The wording of a ketubah is key.
Getting the ketubah text right may seem overwhelming. After doing this for a number of years, I take into consideration your rabbi/ wedding officiant expectations, and if you and your partner are interested in having an English (or another language) included. Digital proofs of the will be sent to you, your partner, and your wedding officiant for approval.
I not only focus on triple-checking your ketubah text to make sure it is accurate and approved before printing, but also consider the aesthetics of the text. That include is not limited to fonts, font types, font sizes, whether the Hebrew and English text are placed side by side or on top of one another, and whether you are interested in including a quote, phrase, or even you and your partner’s names and date of the wedding on top of the text. Customizations are endless!
I also create non-ketubah art, and that includes artwork with song lyrics, poems, short stories, quotes, anniversary ketubahs, Quaker certificates, and ketubahs for non-Jews.
The first step is for you and your partner to decide which route you and your partner are pursuing- the Orthodox, traditional, conservative or reform route. If you are going the Orthodox or traditional route, the text used is either Chabad, Orthodox Aramaic for Ashkenazi or Sephardic. All other ketubah texts include traditional, reform, interfaith, humanist, and Quaker wording. You can even make up your own wording if your rabbi is lenient.
If you are interested in using different fonts, I will email you a sample of the artwork with the wording in those requested fonts until you find one that you absolutely love. The link to the text personalization form is available below, or you can email me both you and your partner’s names, Hebrew names, both parent’s Hebrew names, wedding location, wedding date, whether the chuppah ceremony will be performed before or after sundown, and your rabbi/ wedding officiant’s contact information to get this process started.
Either way, I will get in contact with your officiant/rabbi and take it from there. I’ve worked with dozens of rabbis and wedding officiants before who allow couples who choose their own text (particularly if they are reform). If your rabbi is Orthodox, I will make sure your ketubah text is 100% kosher as I am aware that the ketubah is likened to a mezuzah- if there is one word off, the marriage is not considered valid by the Beit Din.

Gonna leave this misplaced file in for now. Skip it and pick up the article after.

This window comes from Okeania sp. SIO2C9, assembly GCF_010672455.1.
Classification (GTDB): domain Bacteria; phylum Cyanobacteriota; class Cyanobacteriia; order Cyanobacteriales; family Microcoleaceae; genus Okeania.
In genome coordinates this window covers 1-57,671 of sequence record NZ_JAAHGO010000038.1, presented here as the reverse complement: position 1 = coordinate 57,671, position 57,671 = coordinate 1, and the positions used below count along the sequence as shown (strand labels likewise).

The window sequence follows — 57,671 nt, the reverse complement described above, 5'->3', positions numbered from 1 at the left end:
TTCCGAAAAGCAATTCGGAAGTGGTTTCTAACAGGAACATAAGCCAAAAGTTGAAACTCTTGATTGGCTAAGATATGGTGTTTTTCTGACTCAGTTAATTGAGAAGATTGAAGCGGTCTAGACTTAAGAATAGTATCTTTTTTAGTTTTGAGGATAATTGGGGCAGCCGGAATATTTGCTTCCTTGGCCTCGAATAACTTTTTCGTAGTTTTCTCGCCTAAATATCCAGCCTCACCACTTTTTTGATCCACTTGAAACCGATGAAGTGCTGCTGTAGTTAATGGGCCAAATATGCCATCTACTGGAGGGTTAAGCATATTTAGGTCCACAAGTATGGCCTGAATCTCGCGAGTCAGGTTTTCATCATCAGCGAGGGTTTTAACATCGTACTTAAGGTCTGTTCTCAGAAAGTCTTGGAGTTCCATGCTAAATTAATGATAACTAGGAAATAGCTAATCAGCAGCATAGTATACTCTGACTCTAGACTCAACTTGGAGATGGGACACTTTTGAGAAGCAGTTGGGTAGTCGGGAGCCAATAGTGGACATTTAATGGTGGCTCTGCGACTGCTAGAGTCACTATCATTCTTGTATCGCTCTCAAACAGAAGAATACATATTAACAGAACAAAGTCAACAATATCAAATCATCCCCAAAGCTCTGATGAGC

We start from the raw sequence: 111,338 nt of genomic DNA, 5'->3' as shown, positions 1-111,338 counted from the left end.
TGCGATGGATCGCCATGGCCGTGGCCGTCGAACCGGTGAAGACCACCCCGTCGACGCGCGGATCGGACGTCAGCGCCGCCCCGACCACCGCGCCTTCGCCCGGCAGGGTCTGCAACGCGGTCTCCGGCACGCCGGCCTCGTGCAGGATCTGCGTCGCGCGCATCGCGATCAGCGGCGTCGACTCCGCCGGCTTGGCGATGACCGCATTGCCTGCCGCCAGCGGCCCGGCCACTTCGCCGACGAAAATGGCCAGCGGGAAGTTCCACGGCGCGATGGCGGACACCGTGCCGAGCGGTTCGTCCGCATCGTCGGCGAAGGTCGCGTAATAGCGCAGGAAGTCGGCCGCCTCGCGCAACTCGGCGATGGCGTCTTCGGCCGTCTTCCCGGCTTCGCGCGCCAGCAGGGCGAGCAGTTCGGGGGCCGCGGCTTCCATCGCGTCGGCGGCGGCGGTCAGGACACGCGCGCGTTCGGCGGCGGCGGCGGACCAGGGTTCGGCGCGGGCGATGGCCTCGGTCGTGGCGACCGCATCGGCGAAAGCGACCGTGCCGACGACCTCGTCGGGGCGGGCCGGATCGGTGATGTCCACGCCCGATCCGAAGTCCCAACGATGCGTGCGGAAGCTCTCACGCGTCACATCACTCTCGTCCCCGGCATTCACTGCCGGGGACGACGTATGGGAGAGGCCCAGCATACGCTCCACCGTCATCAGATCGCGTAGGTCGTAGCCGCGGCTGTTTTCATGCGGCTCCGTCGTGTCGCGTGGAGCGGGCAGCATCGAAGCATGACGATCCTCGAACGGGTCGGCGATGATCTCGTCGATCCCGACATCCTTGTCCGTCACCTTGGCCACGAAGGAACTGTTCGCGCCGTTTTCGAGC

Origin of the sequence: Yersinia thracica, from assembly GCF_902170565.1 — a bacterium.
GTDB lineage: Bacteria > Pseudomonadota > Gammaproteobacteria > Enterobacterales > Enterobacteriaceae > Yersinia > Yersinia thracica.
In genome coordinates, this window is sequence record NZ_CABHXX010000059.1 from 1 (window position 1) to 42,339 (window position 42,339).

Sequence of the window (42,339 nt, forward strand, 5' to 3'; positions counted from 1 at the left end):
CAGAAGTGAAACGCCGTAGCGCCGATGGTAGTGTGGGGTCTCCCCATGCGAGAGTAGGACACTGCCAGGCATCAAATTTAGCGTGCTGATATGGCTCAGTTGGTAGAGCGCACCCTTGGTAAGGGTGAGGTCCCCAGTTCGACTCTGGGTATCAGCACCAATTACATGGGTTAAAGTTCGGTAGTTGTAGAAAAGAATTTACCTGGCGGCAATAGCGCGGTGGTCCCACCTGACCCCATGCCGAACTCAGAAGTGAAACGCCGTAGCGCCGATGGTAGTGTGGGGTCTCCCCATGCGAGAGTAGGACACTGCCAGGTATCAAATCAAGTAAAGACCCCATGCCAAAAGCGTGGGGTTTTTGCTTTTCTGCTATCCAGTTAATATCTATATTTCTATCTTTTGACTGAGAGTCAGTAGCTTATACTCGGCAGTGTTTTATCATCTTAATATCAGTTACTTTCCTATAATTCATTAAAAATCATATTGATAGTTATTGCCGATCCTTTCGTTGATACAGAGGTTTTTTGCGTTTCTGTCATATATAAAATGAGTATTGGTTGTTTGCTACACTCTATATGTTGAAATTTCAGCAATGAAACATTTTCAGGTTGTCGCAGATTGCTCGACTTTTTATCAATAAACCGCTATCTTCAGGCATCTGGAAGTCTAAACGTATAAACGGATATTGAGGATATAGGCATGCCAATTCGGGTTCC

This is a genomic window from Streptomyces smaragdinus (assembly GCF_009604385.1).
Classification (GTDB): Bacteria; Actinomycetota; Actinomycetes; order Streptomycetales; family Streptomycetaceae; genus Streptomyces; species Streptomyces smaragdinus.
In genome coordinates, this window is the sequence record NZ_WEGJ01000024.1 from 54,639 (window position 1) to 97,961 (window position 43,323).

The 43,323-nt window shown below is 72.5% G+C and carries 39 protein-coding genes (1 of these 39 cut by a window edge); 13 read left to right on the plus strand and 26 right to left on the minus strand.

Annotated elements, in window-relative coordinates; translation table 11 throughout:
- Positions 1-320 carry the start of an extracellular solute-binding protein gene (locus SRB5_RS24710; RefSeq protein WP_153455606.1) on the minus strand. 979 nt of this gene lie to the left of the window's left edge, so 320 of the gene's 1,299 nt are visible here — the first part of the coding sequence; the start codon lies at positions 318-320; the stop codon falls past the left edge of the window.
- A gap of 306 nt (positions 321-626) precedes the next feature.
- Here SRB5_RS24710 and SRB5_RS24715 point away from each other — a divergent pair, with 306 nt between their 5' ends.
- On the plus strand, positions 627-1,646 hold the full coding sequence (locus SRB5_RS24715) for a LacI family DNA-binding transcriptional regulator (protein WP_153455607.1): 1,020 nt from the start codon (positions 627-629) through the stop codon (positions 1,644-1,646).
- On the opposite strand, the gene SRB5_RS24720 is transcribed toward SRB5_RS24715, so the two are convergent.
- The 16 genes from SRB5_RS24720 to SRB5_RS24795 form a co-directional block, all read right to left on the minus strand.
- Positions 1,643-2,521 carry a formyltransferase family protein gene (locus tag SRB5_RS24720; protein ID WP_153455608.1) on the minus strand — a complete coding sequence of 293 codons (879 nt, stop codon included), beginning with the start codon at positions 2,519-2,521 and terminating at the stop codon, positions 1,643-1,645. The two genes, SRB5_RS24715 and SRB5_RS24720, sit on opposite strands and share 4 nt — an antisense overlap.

If you are just looking for an English wording for the ketubah, you can refer to the conservative, traditional, reform, and interfaith English texts. If you are interested in a text but want to change some things around and add your own wording, the sky is the limit. Once I have the wording that you decide upon, I will properly format it to the ketubah design and send it for approval.
About Lieberman Clause: Quoting an Orthodox rabbi in the Los Angeles community, the reason why the Lieberman Clause is not added to the text is that “The Lieberman issue is not accepted as Halakhically appropriate. There is a large literature on this topic. Bottom line – it creates a ‘forced condition’ that the husband would have to give a ‘Get’ and that is the problem. A ‘Get’ can’t be forced. The husband must give it willingly.”
Just an FYI: the wording is always going to be slightly different depending on your wedding officiant (minus the exception of the Chabad, RCC or Sephardic Aramaic text version).
Either way, you are in good hands as the text will be the least of your worries 🙂
Orthodox – Ashkenaz Aramaic
Orthodox (generic English translation)
Conservative – (Orthodox text + Lieberman Clause)
Below is a photo of what a ketubah without the personalization typed up looks like: